Breckin Meyer, Jennifer Love Hewitt, Bill Murray, Tim Curry
Joel Cohen, Jim Davis
20th Century Fox
|I will confess that I had a certain fondness for the original film, "Garfield: The Movie." Was it anything special? No, not really. I rated it a mere C+, but I can honestly say I enjoyed the relationship between Jon (Breckin Meyer) and Liz (Jennifer Love Hewitt). I also enjoyed Bill Murray's voiceover work as Garfield, and the script, while basic, was a tad sweet and a rather gentle, easygoing film for children.
Fast forward to "Garfield's A Tale of Two Kitties," a film that is so utterly lifeless, predictable and lazy that you will be looking at your watches before the halfway mark of the film's 80-minute run time.
Director Tim Hill captures, quite literally, none of the ever so slight charm of the original AND manages to do everything else wrong in the process.
Meyer and Love Hewitt? They are back for this sequel, but their performances are so completely irrelevant to the plot that they might as well phone in their performances.
Oh, wait. They DO.
Meyer was so adorably bland in the first film, but in this sequel he's just, well, bland. There wasn't a moment where I thought to myself "This man loves his cat" or "This man, who flies all the way to England to propose to his girlfriend actually LOVES his girlfriend."
Oddly, Meyer comes off better than Love Hewitt. Hewitt is, at the very least, an attractive, energetic and enticing young female. In this film, She's reduced to bad hairstyles, too much make-up and absolutely none of that quirky charm from the original.
By the way, did you know that Jennifer Love Hewitt has large breasts? If you didn't already know this fact, "Garfield's A Tale of Two Kitties" will prove it for you. Somehow, Hill made the marvelous directing choice to flaunt her breasts with lower-cut dresses in nearly every scene...this despite the fact that Liz is supposedly flown to London to speak as a "respected" veterinarian at a supposedly major animal conservancy conference.
Hewitt can act, and watching her flounder here is downright painful.
The same pain is felt in the incredibly forced performances of Billy Connolly, as Dargis. Connolly essentially spends the entire film trying to kill a Garfield look alike cat so he can inherit a castle and turn it into a major resort.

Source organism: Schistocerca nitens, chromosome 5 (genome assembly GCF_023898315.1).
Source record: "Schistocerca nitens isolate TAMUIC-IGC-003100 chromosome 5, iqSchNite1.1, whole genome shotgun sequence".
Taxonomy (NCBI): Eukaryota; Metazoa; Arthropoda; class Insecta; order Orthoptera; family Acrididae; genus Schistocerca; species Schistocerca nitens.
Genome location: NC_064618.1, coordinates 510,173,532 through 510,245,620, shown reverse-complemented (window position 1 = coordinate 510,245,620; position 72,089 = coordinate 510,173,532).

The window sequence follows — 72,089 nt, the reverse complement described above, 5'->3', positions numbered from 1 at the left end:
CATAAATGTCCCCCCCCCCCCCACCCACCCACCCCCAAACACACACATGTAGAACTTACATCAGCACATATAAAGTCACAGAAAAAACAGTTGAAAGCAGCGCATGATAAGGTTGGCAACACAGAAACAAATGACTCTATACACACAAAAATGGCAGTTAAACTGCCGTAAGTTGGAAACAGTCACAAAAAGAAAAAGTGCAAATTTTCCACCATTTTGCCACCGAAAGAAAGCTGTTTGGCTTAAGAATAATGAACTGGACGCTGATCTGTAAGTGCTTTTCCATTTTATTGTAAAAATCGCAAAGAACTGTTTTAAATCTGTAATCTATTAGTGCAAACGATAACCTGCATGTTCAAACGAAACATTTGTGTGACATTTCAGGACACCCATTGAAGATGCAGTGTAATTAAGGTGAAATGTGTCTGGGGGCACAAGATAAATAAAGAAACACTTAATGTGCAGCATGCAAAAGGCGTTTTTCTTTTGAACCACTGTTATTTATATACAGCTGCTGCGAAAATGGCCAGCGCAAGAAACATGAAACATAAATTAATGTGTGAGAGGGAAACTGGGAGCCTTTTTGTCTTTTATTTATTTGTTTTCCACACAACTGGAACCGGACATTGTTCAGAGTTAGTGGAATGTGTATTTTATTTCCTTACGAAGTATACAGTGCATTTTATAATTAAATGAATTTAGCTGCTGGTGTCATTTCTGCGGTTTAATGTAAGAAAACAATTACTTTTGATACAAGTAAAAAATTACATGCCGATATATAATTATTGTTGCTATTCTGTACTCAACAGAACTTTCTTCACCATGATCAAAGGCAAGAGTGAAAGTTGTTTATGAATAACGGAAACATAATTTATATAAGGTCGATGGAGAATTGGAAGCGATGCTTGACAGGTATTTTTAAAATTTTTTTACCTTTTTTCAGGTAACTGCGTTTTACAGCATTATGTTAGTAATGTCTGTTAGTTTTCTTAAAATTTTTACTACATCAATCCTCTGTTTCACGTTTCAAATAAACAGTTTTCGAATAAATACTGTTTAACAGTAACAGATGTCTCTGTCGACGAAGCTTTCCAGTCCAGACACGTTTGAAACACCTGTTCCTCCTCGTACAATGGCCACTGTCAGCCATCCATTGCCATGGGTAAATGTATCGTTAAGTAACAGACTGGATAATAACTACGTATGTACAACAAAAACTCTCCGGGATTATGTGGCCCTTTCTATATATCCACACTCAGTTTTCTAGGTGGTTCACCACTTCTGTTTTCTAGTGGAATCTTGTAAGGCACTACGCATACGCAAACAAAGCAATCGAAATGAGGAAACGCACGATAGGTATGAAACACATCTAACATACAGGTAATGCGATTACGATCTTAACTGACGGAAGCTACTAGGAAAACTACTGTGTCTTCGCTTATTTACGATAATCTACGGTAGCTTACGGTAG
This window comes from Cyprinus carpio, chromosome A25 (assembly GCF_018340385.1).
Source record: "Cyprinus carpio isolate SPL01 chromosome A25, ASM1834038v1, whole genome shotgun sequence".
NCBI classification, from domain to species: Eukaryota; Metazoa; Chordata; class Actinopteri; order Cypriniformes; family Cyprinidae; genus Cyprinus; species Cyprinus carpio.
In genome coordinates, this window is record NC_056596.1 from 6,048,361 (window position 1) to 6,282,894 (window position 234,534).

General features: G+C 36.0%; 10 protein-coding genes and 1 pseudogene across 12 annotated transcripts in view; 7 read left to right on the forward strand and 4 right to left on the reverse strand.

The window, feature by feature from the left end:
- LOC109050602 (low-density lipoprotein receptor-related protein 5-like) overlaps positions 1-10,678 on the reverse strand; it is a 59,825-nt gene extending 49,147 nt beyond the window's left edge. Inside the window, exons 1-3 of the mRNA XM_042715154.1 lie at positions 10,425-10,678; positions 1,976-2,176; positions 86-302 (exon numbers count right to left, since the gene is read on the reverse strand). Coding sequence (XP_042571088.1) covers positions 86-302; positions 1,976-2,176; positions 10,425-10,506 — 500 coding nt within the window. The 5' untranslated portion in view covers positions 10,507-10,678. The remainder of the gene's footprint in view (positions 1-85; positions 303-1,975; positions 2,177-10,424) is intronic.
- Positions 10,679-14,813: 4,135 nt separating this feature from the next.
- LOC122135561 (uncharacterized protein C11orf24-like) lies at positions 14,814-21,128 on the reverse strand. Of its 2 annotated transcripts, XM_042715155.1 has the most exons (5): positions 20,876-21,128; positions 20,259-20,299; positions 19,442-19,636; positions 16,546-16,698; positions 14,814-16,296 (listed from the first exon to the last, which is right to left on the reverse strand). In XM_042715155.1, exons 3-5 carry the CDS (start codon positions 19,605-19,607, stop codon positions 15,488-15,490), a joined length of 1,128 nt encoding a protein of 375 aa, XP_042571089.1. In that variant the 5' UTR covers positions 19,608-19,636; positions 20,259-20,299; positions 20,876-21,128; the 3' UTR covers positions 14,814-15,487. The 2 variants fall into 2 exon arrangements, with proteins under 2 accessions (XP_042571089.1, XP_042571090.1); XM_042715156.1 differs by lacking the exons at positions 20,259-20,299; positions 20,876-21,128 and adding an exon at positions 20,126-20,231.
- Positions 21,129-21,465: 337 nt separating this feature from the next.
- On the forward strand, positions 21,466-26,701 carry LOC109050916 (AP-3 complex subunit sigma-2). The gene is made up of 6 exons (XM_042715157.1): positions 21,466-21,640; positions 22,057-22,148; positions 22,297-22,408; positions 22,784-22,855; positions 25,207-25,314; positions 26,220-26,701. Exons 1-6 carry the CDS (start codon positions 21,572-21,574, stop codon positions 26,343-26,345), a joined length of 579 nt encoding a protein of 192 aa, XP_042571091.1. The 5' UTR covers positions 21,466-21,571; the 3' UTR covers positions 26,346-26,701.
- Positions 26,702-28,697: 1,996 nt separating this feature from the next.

What is it about Tim Curry?
I LOVE Tim Curry. I make it a point to see nearly every Tim Curry film. I'm almost psychotically loyal. Do you have any idea how many bad films this means I've seen?
Curry is a marvelous actor with tremendous stage credibility, but he's simply never mastered the art of picking a decent film role. Oh, how I long for the days of "Rocky Horror Picture Show." Here, Curry voices the Garfield look-alike cat named Prince (basically reduced to a British, "royal" version of Garfield). Curry's voice work is, to his credit, far more appealing and entertaining that Murray's lazy to the point of distracting return as Garfield.
Listen carefully to some of the other farm animals and you'll hear the likes of Jane Leeves, Bob Hoskins, Rhys Ifans and Roscoe Lee Browne. Of course, it's doubtful you'll really care past about, say, the five-minute mark.
"Garfield's A Tale of Two Kitties" is destined for a quick exit from theatres, judging from the audience of about 10 people sitting restlessly in the theatre during its opening night performance here in Indianapolis. The original unexpectedly raced to a $75 million box-office largely because it was unabashedly kid-friendly. Unfortunately, director Tim Hill focuses on gimmicks over Garfield and reduces the sequel to a sad hodgepodge of cutesie animal voices, stupid gimmicks and shallow dialogue.
In the end, "Garfield's A Tale of Two Kitties" passes only on the strength of Curry's invested performance, Abercrombie's tolerable performance and, yes it's true, four jokes that actually worked.
Here's hoping "Garfield's A Tale of Two Kitties" uses up the last of this cat's 9 cinematic lives and we never have to experience this kittie's litter again.
|© Written by Richard Propes
The Independent Critic